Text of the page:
Is the Nexus Q the Most Important Product Ever for Google?

Now hold on. Yes I understand that Google recently pulled its Nexus Q off of the Google Play Store. Yes I realize that the Nexus Q had limited features for an outrageous price. And yes I know that reviews were hardly positive for the device. While considering all of these problems, the Nexus Q may still be the most important product ever for Google in recent history. The reason is that it’s the first step for Google in a larger world as a hardware manufacturer. As the first product Google has ever produced entirely in-house, it’s important for the company to get this one right as it will inevitably affect currently successful products like Android moving forward.

Nexus is the new “iProduct.” So you can bet the farm that all Nexus products will be made in-house by Google come fall 2013 – that is if Google can get the Nexus Q right. The hardware space presents a variety of problems like development, distribution, and sales, with perhaps the biggest hurdle: Google’s philosophy. With almost every Google product never making it out of beta, the company has historically unleashed half-baked products that progressively become dominant in their particular space in a very short period of time – Gmail and Android just a few examples. But unlike software, hardware needs to be perfect on release. With software easy to remotely update by the developer, for hardware, it’s impossible.

The Nexus Q just wasn’t ready. It seemed like the Q was rushed into production for Google I/O, rather than holding off to make it better. It also seemed like Google was caught in the middle. While trying to differentiate the Nexus Q for obvious reasons, the greatest problem was the company’s efforts to prevent it from stepping on Google TV’s heals. By stripping down the Nexus Q, it protected Google TV, but it significantly hurt the Q. So now Google has to make a choice. Potentially cannibalize Google TV’s business by adding a significant feature upgrade to compete with products like Roku? Or trickle feed the Nexus Q with a limited level of apps? I bet on going big.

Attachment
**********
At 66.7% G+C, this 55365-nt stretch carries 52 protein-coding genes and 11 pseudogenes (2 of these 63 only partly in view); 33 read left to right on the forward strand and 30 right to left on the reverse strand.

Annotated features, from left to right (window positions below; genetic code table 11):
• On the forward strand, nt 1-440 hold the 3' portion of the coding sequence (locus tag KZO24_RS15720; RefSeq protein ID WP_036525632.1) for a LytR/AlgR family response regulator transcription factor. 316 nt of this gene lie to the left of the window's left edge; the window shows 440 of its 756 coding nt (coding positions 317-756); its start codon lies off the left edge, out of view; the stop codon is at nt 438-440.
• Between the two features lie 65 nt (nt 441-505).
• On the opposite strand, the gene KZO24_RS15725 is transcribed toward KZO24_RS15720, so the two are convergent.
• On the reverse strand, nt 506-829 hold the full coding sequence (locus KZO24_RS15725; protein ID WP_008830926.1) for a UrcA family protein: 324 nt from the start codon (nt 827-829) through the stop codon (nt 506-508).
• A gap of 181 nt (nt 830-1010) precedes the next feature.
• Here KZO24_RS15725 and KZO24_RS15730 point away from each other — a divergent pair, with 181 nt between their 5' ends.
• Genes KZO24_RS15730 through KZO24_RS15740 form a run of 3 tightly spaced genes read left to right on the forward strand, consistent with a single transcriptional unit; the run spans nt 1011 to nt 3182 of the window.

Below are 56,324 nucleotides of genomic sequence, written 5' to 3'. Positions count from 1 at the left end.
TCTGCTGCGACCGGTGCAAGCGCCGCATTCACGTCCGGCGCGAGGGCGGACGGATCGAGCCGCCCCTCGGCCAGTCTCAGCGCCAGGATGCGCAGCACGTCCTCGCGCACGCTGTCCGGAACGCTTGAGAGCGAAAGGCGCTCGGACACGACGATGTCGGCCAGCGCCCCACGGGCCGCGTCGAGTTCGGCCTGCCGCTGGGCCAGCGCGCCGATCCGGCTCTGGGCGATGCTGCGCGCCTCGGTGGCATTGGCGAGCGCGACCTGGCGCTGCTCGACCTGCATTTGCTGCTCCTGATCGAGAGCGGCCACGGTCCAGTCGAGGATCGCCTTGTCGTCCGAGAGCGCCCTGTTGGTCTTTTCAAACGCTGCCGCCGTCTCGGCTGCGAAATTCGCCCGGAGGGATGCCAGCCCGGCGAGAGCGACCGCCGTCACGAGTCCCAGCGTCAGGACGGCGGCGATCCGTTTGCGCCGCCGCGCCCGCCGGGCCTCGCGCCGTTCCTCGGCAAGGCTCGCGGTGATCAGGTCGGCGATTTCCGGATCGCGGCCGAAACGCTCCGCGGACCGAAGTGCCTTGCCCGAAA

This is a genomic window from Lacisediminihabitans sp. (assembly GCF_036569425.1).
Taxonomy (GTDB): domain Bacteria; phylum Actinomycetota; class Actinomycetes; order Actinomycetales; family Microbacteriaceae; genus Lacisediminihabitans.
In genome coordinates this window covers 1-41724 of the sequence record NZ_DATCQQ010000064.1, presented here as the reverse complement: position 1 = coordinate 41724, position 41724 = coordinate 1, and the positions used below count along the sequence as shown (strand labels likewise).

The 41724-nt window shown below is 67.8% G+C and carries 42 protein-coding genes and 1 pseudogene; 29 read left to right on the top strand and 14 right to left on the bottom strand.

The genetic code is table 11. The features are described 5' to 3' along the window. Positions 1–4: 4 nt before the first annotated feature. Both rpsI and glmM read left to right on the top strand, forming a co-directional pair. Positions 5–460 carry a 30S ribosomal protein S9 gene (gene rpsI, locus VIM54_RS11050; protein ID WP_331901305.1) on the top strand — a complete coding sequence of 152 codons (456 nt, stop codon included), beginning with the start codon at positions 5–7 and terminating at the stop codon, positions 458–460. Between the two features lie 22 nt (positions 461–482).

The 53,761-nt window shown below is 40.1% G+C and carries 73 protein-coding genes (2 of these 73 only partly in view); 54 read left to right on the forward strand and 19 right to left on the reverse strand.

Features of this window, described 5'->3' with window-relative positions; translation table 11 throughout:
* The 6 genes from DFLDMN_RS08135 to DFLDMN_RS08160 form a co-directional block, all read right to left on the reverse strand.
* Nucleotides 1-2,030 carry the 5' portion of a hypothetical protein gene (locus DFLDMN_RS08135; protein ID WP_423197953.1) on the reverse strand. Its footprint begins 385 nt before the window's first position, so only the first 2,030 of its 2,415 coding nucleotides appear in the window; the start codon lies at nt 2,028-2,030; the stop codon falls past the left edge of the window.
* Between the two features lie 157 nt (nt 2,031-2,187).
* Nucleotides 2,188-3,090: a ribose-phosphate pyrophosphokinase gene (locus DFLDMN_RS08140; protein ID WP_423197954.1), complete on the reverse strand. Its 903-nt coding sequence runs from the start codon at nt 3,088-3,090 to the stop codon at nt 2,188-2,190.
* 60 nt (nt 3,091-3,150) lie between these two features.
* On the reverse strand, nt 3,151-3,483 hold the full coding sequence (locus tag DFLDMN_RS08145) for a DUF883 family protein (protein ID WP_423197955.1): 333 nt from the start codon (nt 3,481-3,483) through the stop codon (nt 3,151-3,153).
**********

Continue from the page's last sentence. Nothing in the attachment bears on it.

The success of the Nexus Q impacts the future of all Android devices as well. Sure there will always be fragmentation, modulated versions, and different manufacturers as long as Android is open source, but driving a truly in-house brand is important – just ask Apple. Many complain about the fragmentation of Android, but I believe it gave Android scope in the beginning. It allowed customers to try Android through different mediums by offering choice – this is how Android’s market share expanded so rapidly. However, as Android caught up to iOS, its fragmentation is now hindering rather than helping.

All Android phones are not created equal. Imagine if the iPhone existed as it currently has for over five years, but in conjunction, had devices also made by different manufacturers? The iPhone would still be the iPhone, but would also (potentially) have inferior devices along the way devaluing the brand. This is Google’s problem with the Nexus line. Many who complain about Android usually bought the wrong Android phone. By building in-house, this allows customers to make a more apples to Apple(s) comparison (pun intended). Instead of just having a “pure” Google experience offered from another manufacturer, who also has several other devices in development to consider, Google can focus on dictating new standards with Nexus – like Apple used to do.

The Nexus Q is a test. Google needs to make sure that the Nexus line and Google itself are ready for primetime in the hardware space. The company is smart enough not to risk rushing an in-house Nexus tablet (Nexus 7 made by Asus) and Nexus smartphone (potentially Samsung in Q4) quite yet, they’re just too important – but it’s slowly getting there.

With the Q, Google has showed its hand. The Motorola acquisition wasn’t just for patents, and will also drastically impact the company as a whole. Google is no longer just a Web/software company, with 2013 being a year that sees Project Glass come to fruition and a Nexus line entirely built by Google. So how the Nexus Q goes, so goes Google.

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